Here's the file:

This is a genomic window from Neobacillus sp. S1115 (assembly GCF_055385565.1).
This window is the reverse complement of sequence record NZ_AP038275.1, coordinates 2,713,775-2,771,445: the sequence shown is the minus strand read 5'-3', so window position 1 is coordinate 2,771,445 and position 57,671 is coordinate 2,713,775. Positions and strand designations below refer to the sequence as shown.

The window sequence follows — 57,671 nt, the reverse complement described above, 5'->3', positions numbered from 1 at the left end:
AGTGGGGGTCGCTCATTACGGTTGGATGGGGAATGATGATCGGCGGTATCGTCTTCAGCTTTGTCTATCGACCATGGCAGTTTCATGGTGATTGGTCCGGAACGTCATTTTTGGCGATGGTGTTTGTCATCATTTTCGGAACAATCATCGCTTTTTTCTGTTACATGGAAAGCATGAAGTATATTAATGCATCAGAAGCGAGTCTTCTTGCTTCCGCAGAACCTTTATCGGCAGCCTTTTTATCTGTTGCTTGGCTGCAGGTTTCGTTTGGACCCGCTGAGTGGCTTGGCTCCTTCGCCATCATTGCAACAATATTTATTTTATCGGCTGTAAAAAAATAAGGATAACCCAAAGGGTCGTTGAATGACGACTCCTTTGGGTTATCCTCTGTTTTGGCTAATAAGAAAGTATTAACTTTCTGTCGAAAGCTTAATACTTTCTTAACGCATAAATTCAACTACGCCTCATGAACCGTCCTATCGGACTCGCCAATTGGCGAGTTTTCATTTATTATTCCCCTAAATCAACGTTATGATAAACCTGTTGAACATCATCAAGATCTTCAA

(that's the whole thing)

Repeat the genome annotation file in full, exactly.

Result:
This is a genomic window from Neobacillus sp. S1115 (assembly GCF_055385565.1).
This window is the reverse complement of sequence record NZ_AP038275.1, coordinates 2,713,775-2,771,445: the sequence shown is the minus strand read 5'-3', so window position 1 is coordinate 2,771,445 and position 57,671 is coordinate 2,713,775. Positions and strand designations below refer to the sequence as shown.

The window sequence follows — 57,671 nt, the reverse complement described above, 5'->3', positions numbered from 1 at the left end:
AGTGGGGGTCGCTCATTACGGTTGGATGGGGAATGATGATCGGCGGTATCGTCTTCAGCTTTGTCTATCGACCATGGCAGTTTCATGGTGATTGGTCCGGAACGTCATTTTTGGCGATGGTGTTTGTCATCATTTTCGGAACAATCATCGCTTTTTTCTGTTACATGGAAAGCATGAAGTATATTAATGCATCAGAAGCGAGTCTTCTTGCTTCCGCAGAACCTTTATCGGCAGCCTTTTTATCTGTTGCTTGGCTGCAGGTTTCGTTTGGACCCGCTGAGTGGCTTGGCTCCTTCGCCATCATTGCAACAATATTTATTTTATCGGCTGTAAAAAAATAAGGATAACCCAAAGGGTCGTTGAATGACGACTCCTTTGGGTTATCCTCTGTTTTGGCTAATAAGAAAGTATTAACTTTCTGTCGAAAGCTTAATACTTTCTTAACGCATAAATTCAACTACGCCTCATGAACCGTCCTATCGGACTCGCCAATTGGCGAGTTTTCATTTATTATTCCCCTAAATCAACGTTATGATAAACCTGTTGAACATCATCAAGATCTTCAA